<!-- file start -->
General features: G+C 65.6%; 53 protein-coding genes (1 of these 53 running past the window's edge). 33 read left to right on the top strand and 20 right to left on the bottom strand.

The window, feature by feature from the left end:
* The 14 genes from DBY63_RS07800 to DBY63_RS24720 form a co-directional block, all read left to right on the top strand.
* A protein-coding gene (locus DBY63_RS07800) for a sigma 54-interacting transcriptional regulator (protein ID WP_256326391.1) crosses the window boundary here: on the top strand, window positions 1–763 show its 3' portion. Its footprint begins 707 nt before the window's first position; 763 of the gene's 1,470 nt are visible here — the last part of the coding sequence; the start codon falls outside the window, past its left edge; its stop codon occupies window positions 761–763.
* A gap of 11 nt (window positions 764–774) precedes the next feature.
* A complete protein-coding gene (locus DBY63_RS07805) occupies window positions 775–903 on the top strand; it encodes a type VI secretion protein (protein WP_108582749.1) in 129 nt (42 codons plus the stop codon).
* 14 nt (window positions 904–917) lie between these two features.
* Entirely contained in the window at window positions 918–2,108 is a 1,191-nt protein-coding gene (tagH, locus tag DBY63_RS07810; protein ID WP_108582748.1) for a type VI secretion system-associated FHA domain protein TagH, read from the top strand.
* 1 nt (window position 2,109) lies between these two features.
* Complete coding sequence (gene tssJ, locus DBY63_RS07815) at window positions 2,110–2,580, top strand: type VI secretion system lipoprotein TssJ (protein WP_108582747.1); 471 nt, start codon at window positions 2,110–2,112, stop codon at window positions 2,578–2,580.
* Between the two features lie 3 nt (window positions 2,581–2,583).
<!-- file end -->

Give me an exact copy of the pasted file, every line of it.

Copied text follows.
General features: G+C 65.6%; 53 protein-coding genes (1 of these 53 running past the window's edge). 33 read left to right on the top strand and 20 right to left on the bottom strand.

The window, feature by feature from the left end:
* The 14 genes from DBY63_RS07800 to DBY63_RS24720 form a co-directional block, all read left to right on the top strand.
* A protein-coding gene (locus DBY63_RS07800) for a sigma 54-interacting transcriptional regulator (protein ID WP_256326391.1) crosses the window boundary here: on the top strand, window positions 1–763 show its 3' portion. Its footprint begins 707 nt before the window's first position; 763 of the gene's 1,470 nt are visible here — the last part of the coding sequence; the start codon falls outside the window, past its left edge; its stop codon occupies window positions 761–763.
* A gap of 11 nt (window positions 764–774) precedes the next feature.
* A complete protein-coding gene (locus DBY63_RS07805) occupies window positions 775–903 on the top strand; it encodes a type VI secretion protein (protein WP_108582749.1) in 129 nt (42 codons plus the stop codon).
* 14 nt (window positions 904–917) lie between these two features.
* Entirely contained in the window at window positions 918–2,108 is a 1,191-nt protein-coding gene (tagH, locus tag DBY63_RS07810; protein ID WP_108582748.1) for a type VI secretion system-associated FHA domain protein TagH, read from the top strand.
* 1 nt (window position 2,109) lies between these two features.
* Complete coding sequence (gene tssJ, locus DBY63_RS07815) at window positions 2,110–2,580, top strand: type VI secretion system lipoprotein TssJ (protein WP_108582747.1); 471 nt, start codon at window positions 2,110–2,112, stop codon at window positions 2,578–2,580.
* Between the two features lie 3 nt (window positions 2,581–2,583).